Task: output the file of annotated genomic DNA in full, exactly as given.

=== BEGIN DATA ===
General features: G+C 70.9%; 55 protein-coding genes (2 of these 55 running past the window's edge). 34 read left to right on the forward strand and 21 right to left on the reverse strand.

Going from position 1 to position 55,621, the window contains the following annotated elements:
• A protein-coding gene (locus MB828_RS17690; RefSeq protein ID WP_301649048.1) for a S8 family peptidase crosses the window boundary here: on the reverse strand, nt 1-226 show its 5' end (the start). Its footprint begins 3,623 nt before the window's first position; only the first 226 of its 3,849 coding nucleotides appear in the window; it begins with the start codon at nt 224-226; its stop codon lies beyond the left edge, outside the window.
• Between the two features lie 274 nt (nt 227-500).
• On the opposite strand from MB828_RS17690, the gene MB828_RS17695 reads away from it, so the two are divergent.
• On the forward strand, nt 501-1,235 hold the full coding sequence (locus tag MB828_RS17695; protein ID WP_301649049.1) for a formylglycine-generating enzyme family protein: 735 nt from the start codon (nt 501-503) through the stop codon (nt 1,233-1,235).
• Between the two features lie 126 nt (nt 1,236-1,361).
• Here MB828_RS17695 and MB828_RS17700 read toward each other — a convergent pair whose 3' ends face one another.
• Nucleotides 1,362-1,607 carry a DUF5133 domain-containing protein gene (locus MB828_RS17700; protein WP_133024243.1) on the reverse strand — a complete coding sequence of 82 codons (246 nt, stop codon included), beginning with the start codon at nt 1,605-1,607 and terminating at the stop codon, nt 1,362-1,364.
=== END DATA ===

General features: G+C 70.9%; 55 protein-coding genes (2 of these 55 running past the window's edge). 34 read left to right on the forward strand and 21 right to left on the reverse strand.

Going from position 1 to position 55,621, the window contains the following annotated elements:
• A protein-coding gene (locus MB828_RS17690; RefSeq protein ID WP_301649048.1) for a S8 family peptidase crosses the window boundary here: on the reverse strand, nt 1-226 show its 5' end (the start). Its footprint begins 3,623 nt before the window's first position; only the first 226 of its 3,849 coding nucleotides appear in the window; it begins with the start codon at nt 224-226; its stop codon lies beyond the left edge, outside the window.
• Between the two features lie 274 nt (nt 227-500).
• On the opposite strand from MB828_RS17690, the gene MB828_RS17695 reads away from it, so the two are divergent.
• On the forward strand, nt 501-1,235 hold the full coding sequence (locus tag MB828_RS17695; protein ID WP_301649049.1) for a formylglycine-generating enzyme family protein: 735 nt from the start codon (nt 501-503) through the stop codon (nt 1,233-1,235).
• Between the two features lie 126 nt (nt 1,236-1,361).
• Here MB828_RS17695 and MB828_RS17700 read toward each other — a convergent pair whose 3' ends face one another.
• Nucleotides 1,362-1,607 carry a DUF5133 domain-containing protein gene (locus MB828_RS17700; protein WP_133024243.1) on the reverse strand — a complete coding sequence of 82 codons (246 nt, stop codon included), beginning with the start codon at nt 1,605-1,607 and terminating at the stop codon, nt 1,362-1,364.